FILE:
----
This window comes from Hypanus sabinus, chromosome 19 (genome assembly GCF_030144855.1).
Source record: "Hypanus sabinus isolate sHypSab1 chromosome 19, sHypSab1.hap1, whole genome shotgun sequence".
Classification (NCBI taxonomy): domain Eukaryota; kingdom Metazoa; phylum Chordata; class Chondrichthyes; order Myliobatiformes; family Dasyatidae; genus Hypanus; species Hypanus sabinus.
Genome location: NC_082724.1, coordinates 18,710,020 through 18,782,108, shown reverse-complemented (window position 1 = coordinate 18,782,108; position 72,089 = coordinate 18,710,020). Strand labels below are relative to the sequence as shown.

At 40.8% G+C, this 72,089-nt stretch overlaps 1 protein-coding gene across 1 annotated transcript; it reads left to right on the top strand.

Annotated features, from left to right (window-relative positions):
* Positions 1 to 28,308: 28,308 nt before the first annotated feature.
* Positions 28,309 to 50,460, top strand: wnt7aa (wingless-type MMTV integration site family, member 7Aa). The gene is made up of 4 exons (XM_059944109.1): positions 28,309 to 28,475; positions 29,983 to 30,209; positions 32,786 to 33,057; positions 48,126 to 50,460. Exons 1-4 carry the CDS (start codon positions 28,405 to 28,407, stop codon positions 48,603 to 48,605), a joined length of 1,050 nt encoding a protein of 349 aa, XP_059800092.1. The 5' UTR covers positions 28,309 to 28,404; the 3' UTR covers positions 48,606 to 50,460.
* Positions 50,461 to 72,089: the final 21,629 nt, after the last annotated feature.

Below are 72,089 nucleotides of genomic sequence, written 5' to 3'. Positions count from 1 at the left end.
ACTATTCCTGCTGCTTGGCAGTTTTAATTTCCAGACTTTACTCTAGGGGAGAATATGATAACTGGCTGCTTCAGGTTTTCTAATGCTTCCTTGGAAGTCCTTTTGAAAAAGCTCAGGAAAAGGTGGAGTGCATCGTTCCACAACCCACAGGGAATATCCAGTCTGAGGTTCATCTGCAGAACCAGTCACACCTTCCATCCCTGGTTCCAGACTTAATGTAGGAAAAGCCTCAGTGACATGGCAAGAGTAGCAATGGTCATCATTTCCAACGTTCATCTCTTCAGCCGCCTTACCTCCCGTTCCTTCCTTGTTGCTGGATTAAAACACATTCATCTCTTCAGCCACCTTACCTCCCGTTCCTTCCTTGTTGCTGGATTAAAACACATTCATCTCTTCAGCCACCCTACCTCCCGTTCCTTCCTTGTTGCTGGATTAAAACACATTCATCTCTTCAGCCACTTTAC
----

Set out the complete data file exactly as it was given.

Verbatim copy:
This window comes from Hypanus sabinus, chromosome 19 (genome assembly GCF_030144855.1).
Source record: "Hypanus sabinus isolate sHypSab1 chromosome 19, sHypSab1.hap1, whole genome shotgun sequence".
Classification (NCBI taxonomy): domain Eukaryota; kingdom Metazoa; phylum Chordata; class Chondrichthyes; order Myliobatiformes; family Dasyatidae; genus Hypanus; species Hypanus sabinus.
Genome location: NC_082724.1, coordinates 18,710,020 through 18,782,108, shown reverse-complemented (window position 1 = coordinate 18,782,108; position 72,089 = coordinate 18,710,020). Strand labels below are relative to the sequence as shown.

At 40.8% G+C, this 72,089-nt stretch overlaps 1 protein-coding gene across 1 annotated transcript; it reads left to right on the top strand.

Annotated features, from left to right (window-relative positions):
* Positions 1 to 28,308: 28,308 nt before the first annotated feature.
* Positions 28,309 to 50,460, top strand: wnt7aa (wingless-type MMTV integration site family, member 7Aa). The gene is made up of 4 exons (XM_059944109.1): positions 28,309 to 28,475; positions 29,983 to 30,209; positions 32,786 to 33,057; positions 48,126 to 50,460. Exons 1-4 carry the CDS (start codon positions 28,405 to 28,407, stop codon positions 48,603 to 48,605), a joined length of 1,050 nt encoding a protein of 349 aa, XP_059800092.1. The 5' UTR covers positions 28,309 to 28,404; the 3' UTR covers positions 48,606 to 50,460.
* Positions 50,461 to 72,089: the final 21,629 nt, after the last annotated feature.

Below are 72,089 nucleotides of genomic sequence, written 5' to 3'. Positions count from 1 at the left end.
ACTATTCCTGCTGCTTGGCAGTTTTAATTTCCAGACTTTACTCTAGGGGAGAATATGATAACTGGCTGCTTCAGGTTTTCTAATGCTTCCTTGGAAGTCCTTTTGAAAAAGCTCAGGAAAAGGTGGAGTGCATCGTTCCACAACCCACAGGGAATATCCAGTCTGAGGTTCATCTGCAGAACCAGTCACACCTTCCATCCCTGGTTCCAGACTTAATGTAGGAAAAGCCTCAGTGACATGGCAAGAGTAGCAATGGTCATCATTTCCAACGTTCATCTCTTCAGCCGCCTTACCTCCCGTTCCTTCCTTGTTGCTGGATTAAAACACATTCATCTCTTCAGCCACCTTACCTCCCGTTCCTTCCTTGTTGCTGGATTAAAACACATTCATCTCTTCAGCCACCCTACCTCCCGTTCCTTCCTTGTTGCTGGATTAAAACACATTCATCTCTTCAGCCACTTTAC